Neuralgia is a sharp, stabbing severe pain felt along the path of an irritated or damaged nerve. Pain may occur anywhere in the body, but is most common in the neck and face. The pain may be triggered by nerve compression or injury, old age or an underlying disease such as diabetes, herpes zoster infection, HIV, syphilis and chronic renal insufficiency. It may also result due to chemical irritation, certain medications or surgery.
Neuralgia affects the overall quality of life as the pain may be long lasting and debilitating. The different types of neuralgia are:
Apart from pain, neuralgia may also be associated with increased sensitivity (with even a touch), paralysis of muscles and weakness.
When you experience symptoms of neuralgia, your doctor will review your history, examine you and order blood tests to check for infection, MRI, ultrasound, spinal tap (examination of cerebrospinal fluid that bathes the brain and spinal cord) or electromyography (measures nerve conduction). A dental examination may be required to rule out other causes of facial pain.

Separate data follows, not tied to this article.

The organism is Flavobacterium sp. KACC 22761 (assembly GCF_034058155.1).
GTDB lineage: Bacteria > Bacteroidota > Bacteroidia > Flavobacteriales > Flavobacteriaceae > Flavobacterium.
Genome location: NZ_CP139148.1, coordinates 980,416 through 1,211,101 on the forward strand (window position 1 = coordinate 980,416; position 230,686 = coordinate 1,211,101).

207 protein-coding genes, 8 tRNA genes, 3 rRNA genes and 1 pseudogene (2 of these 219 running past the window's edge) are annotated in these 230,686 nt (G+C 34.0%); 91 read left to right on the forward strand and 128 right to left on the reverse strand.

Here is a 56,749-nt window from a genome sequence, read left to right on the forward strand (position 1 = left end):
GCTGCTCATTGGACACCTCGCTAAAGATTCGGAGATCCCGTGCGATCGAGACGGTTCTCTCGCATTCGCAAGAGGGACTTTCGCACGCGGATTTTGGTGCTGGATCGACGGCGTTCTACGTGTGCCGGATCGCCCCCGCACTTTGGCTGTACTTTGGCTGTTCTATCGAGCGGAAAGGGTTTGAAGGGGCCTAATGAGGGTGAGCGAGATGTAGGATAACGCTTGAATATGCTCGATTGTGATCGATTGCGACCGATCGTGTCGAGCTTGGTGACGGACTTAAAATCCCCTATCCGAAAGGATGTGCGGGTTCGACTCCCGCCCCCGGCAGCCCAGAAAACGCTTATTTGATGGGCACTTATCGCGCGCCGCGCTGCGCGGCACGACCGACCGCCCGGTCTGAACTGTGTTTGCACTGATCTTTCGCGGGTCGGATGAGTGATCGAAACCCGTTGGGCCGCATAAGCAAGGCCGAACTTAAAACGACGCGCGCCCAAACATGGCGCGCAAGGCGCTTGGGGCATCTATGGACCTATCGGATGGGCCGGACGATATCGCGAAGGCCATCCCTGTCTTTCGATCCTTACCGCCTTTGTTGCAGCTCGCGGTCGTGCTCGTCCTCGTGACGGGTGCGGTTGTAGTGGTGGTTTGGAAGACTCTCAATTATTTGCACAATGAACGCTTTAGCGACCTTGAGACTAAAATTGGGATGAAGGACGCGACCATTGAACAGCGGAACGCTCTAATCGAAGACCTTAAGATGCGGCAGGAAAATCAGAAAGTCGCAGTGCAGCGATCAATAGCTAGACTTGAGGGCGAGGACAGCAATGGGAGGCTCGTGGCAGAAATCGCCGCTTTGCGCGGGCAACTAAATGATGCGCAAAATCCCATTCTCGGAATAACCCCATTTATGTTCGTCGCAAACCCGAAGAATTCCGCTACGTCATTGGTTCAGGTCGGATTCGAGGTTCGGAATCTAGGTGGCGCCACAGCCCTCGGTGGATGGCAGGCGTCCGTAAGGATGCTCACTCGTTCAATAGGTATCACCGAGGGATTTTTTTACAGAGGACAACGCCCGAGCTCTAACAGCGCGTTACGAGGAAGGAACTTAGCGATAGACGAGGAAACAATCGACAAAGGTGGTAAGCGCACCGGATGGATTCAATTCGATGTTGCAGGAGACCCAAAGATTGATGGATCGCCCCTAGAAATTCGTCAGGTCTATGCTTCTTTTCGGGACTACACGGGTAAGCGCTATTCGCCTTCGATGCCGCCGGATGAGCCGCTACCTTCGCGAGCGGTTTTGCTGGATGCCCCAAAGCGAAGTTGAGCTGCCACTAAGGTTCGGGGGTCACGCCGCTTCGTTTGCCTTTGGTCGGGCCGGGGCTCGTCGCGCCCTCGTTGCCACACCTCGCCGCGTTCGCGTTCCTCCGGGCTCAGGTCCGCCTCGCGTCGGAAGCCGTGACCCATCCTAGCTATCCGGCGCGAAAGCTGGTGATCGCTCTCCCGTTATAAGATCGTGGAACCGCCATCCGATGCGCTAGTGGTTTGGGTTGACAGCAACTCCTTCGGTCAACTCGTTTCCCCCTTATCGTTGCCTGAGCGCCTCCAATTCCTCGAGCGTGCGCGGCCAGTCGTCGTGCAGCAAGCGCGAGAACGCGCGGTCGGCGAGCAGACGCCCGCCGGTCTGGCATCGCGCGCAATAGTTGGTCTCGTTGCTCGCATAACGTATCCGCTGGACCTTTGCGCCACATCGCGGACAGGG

The treatment of neuralgia focuses on treating the underlying causes. Your doctor may prescribe analgesics, antiseizure, antidepressant and anticonvulsant medications for pain. A nerve block injection (reduces inflammation and turns off pain signals) may be administered in cases of severe pain. Physical exercise might help you in alleviating pain and increasing movement. You will be advised to keep your blood sugar levels under control if you are diabetic. Rarely, a surgery might be required to relieve the pressure of impeding structures such as blood vessels, tumors, bones and ligaments off of the nerves.